The monument is a 12-ft statue – of a man, woman and child in their Sunday best standing on top of suitcases – that was unveiled on Wednesday to mark Windrush Day.
After paying tribute to the Windrush generation’s “enormous contribution” to British life, the Duke of Cambridge said his recent tour of the Caribbean was a learning curve.
“Our trip was an opportunity to reflect and we learned so much - not just about the different issues that matter most to the people of the region, but also about how the past weighs heavily on the present,” the future king, who attended the unveiling with Catherine, the Duchess of Cambridge, said.
Prince William spoke of the Windrush scandal which began to surface in 2018 after it emerged that hundreds of Commonwealth citizens, many of whom were from the Windrush generation, had been wrongly detained, deported and denied legal rights.
“Sadly that is also the case for members of the Windrush Generation who were victims of racism when they arrived here. And discriminations remains an all too familiar experience for Black men and women in Britain in 2022.
“Only a matter of years ago, tens of thousands of that generation were profoundly wronged by the Windrush scandal that rightly reverberates throughout the Caribbean community here in the UK and as well as in many of the Caribbean nations.
“Therefore alongside celebrating the diverse fabric of our families, communities and our society as a whole - something the Windrush generation has contributed so much to - it is also important to acknowledge the ways in which the future they sought and deserved has yet to come to pass.”
In a speech to those who had gathered for the unveiling, which included Windrush passengers and high-profile members of the black community, William said: “We know without question that the Windrush generation have made our culture richer, our services stronger, and our fellow countrymen safer.”
“Therefore, alongside celebrating the diverse fabric of our families, our communities and our society as a whole – something the Windrush generation has contributed so much to – it is also important to acknowledge the ways in which the future they sought and deserved has yet to come to pass.
“Diversity is what makes us strong, and it is what reflects the modern, outward-looking values that are so important to our country.”
Prince William’s rocky voyage across Belize, Jamaica and the Bahams, in celebration of the Queen’s Platinum Jubilee, was dominated by protests against the crown and calls for slavery reparations.
By the end of the duke’s week-long tour of the former British colonies, Jamaica, Belize and Saint Kitts and Nevis had indicated a desire to become a republic and remove the Queen as head of state.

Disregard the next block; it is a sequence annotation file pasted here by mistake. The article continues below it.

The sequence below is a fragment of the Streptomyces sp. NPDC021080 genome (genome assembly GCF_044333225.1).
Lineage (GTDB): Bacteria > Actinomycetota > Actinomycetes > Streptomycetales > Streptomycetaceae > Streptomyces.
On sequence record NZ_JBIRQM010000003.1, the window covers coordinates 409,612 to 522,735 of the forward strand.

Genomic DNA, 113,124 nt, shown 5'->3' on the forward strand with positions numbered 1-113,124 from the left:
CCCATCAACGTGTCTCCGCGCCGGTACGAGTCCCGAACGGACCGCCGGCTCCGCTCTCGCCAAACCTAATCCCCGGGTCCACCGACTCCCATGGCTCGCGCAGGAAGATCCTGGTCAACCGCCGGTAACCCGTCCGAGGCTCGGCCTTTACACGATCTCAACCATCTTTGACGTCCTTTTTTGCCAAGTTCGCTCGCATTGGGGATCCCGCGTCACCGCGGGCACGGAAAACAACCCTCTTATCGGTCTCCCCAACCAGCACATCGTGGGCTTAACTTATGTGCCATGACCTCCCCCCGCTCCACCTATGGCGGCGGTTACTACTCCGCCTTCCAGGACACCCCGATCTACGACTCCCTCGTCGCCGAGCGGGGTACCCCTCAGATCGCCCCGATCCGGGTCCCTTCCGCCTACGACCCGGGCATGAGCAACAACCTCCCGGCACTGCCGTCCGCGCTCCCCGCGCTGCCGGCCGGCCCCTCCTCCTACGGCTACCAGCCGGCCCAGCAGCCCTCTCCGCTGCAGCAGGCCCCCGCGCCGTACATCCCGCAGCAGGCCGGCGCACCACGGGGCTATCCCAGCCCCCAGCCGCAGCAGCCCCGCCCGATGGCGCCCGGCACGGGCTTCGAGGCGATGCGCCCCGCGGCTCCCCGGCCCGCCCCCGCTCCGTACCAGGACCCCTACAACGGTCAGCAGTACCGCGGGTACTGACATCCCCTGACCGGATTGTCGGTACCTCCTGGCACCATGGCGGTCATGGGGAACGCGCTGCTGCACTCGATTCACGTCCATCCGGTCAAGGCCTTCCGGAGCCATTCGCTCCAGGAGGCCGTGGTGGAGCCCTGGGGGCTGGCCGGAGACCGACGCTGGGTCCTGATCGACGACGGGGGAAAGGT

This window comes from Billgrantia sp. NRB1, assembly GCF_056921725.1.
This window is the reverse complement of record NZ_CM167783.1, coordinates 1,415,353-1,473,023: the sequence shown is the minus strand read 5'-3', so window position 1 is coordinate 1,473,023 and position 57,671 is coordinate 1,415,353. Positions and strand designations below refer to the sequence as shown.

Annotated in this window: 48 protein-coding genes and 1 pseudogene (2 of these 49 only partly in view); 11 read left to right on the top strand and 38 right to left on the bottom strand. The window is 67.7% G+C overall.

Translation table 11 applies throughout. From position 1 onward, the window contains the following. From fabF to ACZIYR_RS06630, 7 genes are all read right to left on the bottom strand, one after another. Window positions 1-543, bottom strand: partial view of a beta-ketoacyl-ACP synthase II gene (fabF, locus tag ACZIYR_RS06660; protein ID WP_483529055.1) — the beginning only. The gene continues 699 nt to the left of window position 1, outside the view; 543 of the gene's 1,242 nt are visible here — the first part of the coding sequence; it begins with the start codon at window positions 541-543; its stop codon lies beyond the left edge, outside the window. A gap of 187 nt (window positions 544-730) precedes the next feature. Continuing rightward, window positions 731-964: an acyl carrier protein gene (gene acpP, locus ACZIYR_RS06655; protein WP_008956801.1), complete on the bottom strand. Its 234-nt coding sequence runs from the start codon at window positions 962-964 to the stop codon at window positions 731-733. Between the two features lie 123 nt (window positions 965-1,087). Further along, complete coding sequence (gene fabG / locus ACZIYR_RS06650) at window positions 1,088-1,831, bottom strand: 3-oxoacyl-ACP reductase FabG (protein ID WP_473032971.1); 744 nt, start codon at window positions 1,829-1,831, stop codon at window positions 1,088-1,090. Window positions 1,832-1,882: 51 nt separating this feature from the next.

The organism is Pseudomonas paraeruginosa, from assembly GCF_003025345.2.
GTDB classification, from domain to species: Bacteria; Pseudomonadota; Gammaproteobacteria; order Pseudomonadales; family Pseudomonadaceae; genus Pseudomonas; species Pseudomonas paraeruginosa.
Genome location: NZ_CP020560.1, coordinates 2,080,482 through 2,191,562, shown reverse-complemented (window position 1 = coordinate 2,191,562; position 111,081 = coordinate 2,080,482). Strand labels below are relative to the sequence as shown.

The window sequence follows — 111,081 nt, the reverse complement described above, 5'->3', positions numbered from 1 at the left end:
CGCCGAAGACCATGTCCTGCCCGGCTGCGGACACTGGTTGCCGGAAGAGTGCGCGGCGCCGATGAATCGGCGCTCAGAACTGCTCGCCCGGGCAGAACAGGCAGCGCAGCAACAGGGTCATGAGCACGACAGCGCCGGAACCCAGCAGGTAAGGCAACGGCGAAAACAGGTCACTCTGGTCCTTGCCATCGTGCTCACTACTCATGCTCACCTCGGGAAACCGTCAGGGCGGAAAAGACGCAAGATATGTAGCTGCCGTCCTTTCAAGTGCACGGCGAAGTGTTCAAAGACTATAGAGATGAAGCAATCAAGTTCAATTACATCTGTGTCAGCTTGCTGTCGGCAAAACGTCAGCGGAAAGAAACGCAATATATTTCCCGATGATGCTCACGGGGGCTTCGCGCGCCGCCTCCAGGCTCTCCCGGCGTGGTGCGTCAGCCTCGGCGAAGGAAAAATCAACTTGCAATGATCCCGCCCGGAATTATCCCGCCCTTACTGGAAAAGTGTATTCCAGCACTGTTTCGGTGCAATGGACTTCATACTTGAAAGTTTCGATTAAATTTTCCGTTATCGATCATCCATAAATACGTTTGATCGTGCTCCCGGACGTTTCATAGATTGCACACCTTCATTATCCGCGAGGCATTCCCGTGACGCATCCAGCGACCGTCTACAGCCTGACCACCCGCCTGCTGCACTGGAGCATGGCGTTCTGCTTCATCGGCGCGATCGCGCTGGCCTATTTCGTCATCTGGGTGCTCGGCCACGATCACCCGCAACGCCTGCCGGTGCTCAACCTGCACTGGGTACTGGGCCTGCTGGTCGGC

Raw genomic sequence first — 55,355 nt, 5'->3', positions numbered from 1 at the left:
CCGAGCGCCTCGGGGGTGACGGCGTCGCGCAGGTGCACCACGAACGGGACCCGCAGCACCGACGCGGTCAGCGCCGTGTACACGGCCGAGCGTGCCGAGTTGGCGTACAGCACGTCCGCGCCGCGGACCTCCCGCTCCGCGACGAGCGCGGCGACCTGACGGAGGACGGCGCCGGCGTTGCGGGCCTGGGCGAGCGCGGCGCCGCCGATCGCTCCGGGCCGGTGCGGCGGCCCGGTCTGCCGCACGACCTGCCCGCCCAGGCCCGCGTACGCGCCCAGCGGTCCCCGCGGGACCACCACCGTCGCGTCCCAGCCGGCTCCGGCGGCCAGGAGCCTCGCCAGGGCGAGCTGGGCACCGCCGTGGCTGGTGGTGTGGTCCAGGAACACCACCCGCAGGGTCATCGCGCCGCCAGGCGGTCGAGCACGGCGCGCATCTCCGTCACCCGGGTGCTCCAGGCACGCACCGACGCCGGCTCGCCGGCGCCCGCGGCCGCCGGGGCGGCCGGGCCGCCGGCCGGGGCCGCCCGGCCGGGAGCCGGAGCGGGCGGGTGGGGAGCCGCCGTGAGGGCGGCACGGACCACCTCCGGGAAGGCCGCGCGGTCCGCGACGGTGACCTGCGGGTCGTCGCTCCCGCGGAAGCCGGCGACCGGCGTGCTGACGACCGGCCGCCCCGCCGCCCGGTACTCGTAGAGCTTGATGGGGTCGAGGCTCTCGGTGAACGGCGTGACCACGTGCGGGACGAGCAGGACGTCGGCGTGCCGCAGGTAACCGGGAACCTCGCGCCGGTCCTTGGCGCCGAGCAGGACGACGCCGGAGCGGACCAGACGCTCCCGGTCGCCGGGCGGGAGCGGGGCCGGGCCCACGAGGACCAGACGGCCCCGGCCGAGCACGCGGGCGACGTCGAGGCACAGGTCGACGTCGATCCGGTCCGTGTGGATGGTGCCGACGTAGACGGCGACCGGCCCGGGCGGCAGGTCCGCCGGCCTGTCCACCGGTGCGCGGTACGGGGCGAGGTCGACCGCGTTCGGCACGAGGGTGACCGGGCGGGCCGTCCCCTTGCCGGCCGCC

Prince Edward tour of Saint Lucia, Saint Vincent and the Grenadines, and Antigua and Barbuda in April was equally fraught with protests. The Grenada leg of the trip was cancelled at the last minute after fresh details emerged regarding Britain’s role in the enslavement of Black people in its former colony.
Next year marks 75 years since the arrival of HMT Empire Windrush at Tilbury docks in 1948, bringing 500 passengers from the Caribbean.
The government, which has provided £1 million in funding for the monument, said it “symbolises the courage, commitment and resilience of the thousands of men, women and children who travelled to the UK to start new lives from 1948 to 1971”.
It also acknowledges the Windrush generation’s “outstanding contribution” to British society and is intended to be “a permanent place of reflection”, it added.
The Queen has also paid tribute to the “profound contribution” of the Windrush “pioneers”, describing the new national monument at Waterloo Station as “fitting thank you”.
In a written message on Windrush Day, the monarch said she hoped the statue – of a man, woman and child in their Sunday best standing on top of suitcases – would inspire present and future generations.
Waterloo station was chosen because thousands of people who arrived from the Caribbean passed through the station on their way to start their new lives across the country, the government said.
However, the gesture has been met with mixed reaction as campaigners demand that victims of the Windrush scandal are swiftly compensated by the Home Office for their plight.
“Windrush Day will continue to be bittersweet as the scandal is still present and the needs of the survivors have not been met,” Patrick Vernon told The Independent.
The statue created by Jamaican artist Basil Watson, who said his monument pays tribute to the “dreams and aspirations, courage and dignity, skills and talents” of the Windrush generation who arrived with “a hope of contributing to a society that they expected would welcome them in return”.